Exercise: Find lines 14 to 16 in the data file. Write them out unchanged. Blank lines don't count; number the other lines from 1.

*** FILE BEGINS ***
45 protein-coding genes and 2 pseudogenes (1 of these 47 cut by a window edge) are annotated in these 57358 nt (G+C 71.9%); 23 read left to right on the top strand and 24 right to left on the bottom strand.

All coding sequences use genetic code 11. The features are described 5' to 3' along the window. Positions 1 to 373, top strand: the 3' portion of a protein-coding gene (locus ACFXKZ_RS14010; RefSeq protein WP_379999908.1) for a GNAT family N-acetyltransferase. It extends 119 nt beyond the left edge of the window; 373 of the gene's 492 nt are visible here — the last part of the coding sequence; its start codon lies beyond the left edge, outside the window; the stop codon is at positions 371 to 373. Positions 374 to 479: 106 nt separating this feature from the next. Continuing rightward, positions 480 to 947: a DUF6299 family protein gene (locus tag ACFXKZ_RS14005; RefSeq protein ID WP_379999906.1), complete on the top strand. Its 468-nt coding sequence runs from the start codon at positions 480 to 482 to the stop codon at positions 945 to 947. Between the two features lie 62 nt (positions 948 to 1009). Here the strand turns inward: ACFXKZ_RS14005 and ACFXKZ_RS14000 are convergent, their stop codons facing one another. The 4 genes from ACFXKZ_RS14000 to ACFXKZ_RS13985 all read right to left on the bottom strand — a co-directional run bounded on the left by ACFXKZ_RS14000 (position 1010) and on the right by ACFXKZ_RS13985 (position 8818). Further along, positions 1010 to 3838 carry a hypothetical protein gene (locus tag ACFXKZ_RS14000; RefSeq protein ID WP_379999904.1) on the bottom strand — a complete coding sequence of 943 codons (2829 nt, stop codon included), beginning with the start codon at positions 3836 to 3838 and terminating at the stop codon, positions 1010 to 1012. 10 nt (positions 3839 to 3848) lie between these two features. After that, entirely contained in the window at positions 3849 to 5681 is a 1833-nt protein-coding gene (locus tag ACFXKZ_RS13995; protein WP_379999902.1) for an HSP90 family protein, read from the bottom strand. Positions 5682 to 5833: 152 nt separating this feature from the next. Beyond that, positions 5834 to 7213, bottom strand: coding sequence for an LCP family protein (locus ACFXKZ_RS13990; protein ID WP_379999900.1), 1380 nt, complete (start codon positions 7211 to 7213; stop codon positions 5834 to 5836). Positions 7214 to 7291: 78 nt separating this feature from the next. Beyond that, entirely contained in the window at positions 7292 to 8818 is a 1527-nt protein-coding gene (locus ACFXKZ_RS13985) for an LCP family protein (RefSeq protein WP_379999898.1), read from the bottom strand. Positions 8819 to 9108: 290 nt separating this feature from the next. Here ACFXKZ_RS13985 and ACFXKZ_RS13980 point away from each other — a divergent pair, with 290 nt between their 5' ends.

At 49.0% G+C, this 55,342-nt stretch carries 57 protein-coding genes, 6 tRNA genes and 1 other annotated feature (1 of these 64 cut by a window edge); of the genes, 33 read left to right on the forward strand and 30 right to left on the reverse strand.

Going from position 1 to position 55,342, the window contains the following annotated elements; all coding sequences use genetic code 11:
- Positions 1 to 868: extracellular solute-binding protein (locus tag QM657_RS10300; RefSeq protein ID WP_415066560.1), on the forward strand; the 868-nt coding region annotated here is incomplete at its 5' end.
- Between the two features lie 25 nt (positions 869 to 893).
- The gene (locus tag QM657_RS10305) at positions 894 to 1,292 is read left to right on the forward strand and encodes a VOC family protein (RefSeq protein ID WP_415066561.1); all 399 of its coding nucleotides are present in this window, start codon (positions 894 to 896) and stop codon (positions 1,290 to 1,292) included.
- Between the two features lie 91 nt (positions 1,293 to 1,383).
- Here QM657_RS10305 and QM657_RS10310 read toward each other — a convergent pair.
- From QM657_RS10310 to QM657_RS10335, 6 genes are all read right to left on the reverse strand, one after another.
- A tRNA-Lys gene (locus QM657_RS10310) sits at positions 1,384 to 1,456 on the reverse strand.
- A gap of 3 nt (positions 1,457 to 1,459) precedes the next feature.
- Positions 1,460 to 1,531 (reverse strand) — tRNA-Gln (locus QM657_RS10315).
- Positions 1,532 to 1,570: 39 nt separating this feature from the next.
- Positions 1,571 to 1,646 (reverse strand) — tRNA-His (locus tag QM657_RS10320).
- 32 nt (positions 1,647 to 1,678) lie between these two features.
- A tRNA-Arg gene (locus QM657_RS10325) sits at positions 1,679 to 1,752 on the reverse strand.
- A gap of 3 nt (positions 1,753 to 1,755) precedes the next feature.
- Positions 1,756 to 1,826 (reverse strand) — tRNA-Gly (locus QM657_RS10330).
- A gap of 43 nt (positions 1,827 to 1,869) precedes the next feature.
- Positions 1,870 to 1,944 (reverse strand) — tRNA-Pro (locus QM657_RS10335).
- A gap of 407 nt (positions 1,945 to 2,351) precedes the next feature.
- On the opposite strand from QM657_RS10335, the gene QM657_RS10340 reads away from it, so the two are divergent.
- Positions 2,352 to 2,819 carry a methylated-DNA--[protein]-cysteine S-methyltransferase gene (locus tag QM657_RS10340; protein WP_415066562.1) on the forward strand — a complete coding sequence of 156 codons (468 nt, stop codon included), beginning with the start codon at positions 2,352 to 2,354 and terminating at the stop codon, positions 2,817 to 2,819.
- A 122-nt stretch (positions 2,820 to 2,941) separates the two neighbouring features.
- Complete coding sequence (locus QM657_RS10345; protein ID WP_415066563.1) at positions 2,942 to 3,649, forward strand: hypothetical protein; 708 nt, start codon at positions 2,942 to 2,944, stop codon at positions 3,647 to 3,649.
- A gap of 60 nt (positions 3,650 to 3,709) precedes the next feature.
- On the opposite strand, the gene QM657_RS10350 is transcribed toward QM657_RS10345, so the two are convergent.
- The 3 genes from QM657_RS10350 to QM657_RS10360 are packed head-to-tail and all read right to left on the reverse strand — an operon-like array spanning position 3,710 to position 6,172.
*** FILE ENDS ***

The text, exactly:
- Positions 1,532 to 1,570: 39 nt separating this feature from the next.
- Positions 1,571 to 1,646 (reverse strand) — tRNA-His (locus tag QM657_RS10320).
- 32 nt (positions 1,647 to 1,678) lie between these two features.